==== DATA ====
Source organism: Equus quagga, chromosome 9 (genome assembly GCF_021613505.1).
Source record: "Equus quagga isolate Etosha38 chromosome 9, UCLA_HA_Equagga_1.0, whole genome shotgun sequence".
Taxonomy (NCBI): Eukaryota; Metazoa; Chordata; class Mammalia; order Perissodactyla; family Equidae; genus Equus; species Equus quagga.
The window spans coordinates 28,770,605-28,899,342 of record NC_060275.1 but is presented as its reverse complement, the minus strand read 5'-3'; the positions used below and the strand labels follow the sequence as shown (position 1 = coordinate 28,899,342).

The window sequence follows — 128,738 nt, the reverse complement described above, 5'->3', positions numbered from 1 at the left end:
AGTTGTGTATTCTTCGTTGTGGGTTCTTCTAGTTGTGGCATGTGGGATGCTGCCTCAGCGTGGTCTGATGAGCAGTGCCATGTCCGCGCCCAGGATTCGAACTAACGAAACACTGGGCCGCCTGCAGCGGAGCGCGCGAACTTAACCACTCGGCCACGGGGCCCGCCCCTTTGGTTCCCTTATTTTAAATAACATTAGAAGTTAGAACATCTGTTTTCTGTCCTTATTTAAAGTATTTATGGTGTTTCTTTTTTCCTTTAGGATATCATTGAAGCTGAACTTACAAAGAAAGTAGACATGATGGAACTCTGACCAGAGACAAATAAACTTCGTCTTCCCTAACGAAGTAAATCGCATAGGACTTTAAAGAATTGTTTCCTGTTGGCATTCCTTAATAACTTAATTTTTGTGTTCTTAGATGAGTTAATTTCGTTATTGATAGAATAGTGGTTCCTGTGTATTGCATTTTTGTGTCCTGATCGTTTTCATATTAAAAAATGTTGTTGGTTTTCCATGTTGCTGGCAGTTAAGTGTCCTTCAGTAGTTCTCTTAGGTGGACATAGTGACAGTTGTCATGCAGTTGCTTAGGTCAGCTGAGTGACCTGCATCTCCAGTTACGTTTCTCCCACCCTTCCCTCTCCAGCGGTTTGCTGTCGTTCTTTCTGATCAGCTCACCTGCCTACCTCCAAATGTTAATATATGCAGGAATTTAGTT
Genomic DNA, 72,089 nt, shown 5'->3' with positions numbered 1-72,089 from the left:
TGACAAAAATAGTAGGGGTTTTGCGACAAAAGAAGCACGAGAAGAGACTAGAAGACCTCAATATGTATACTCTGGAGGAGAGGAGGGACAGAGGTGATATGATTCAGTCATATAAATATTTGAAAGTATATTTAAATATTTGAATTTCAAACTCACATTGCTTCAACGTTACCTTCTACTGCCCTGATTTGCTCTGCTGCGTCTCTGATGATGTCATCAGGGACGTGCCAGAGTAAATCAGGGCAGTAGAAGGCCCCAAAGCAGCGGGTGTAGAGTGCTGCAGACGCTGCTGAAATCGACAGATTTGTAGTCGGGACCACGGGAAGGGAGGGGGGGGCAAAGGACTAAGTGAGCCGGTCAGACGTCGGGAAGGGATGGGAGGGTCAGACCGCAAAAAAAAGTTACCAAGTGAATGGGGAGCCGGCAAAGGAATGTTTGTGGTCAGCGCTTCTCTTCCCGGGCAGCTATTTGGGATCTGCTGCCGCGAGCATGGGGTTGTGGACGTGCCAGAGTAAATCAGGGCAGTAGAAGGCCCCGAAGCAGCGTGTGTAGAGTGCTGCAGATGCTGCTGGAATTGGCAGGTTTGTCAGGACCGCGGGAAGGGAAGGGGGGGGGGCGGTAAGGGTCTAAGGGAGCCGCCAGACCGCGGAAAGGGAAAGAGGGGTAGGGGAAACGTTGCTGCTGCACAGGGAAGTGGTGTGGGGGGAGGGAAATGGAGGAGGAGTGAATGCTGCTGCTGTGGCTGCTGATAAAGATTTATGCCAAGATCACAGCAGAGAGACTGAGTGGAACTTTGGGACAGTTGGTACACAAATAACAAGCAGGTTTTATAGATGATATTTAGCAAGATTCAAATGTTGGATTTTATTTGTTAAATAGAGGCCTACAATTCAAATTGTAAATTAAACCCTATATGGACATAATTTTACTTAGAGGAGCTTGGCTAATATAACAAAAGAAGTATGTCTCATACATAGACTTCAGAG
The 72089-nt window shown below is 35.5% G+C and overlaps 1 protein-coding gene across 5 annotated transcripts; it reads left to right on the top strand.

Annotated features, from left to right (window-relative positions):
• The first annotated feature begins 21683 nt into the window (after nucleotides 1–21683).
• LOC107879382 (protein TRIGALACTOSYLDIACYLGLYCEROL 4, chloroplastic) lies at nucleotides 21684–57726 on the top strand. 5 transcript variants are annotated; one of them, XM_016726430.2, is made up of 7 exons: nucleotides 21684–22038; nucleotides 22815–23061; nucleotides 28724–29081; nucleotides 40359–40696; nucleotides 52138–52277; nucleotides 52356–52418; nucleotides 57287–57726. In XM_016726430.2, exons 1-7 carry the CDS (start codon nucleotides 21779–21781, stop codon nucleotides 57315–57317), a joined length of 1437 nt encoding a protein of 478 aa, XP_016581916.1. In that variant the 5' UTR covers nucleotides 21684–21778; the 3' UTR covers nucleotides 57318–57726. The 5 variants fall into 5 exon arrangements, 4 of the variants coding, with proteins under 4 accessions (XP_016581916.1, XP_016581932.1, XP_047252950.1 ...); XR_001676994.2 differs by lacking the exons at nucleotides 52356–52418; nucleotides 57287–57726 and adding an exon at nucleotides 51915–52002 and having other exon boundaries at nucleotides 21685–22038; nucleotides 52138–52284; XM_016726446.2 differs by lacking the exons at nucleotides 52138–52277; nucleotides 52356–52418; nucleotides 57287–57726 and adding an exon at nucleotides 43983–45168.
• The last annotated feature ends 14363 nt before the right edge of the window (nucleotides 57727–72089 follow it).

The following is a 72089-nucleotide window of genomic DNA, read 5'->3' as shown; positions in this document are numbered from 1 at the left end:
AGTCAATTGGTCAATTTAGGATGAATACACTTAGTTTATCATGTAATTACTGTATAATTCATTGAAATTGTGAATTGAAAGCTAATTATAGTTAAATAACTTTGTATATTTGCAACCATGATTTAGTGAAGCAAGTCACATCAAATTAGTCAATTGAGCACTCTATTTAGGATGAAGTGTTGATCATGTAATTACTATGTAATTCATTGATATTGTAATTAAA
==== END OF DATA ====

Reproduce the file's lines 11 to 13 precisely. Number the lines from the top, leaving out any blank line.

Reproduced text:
• The first annotated feature begins 21683 nt into the window (after nucleotides 1–21683).
• LOC107879382 (protein TRIGALACTOSYLDIACYLGLYCEROL 4, chloroplastic) lies at nucleotides 21684–57726 on the top strand. 5 transcript variants are annotated; one of them, XM_016726430.2, is made up of 7 exons: nucleotides 21684–22038; nucleotides 22815–23061; nucleotides 28724–29081; nucleotides 40359–40696; nucleotides 52138–52277; nucleotides 52356–52418; nucleotides 57287–57726. In XM_016726430.2, exons 1-7 carry the CDS (start codon nucleotides 21779–21781, stop codon nucleotides 57315–57317), a joined length of 1437 nt encoding a protein of 478 aa, XP_016581916.1. In that variant the 5' UTR covers nucleotides 21684–21778; the 3' UTR covers nucleotides 57318–57726. The 5 variants fall into 5 exon arrangements, 4 of the variants coding, with proteins under 4 accessions (XP_016581916.1, XP_016581932.1, XP_047252950.1 ...); XR_001676994.2 differs by lacking the exons at nucleotides 52356–52418; nucleotides 57287–57726 and adding an exon at nucleotides 51915–52002 and having other exon boundaries at nucleotides 21685–22038; nucleotides 52138–52284; XM_016726446.2 differs by lacking the exons at nucleotides 52138–52277; nucleotides 52356–52418; nucleotides 57287–57726 and adding an exon at nucleotides 43983–45168.
• The last annotated feature ends 14363 nt before the right edge of the window (nucleotides 57727–72089 follow it).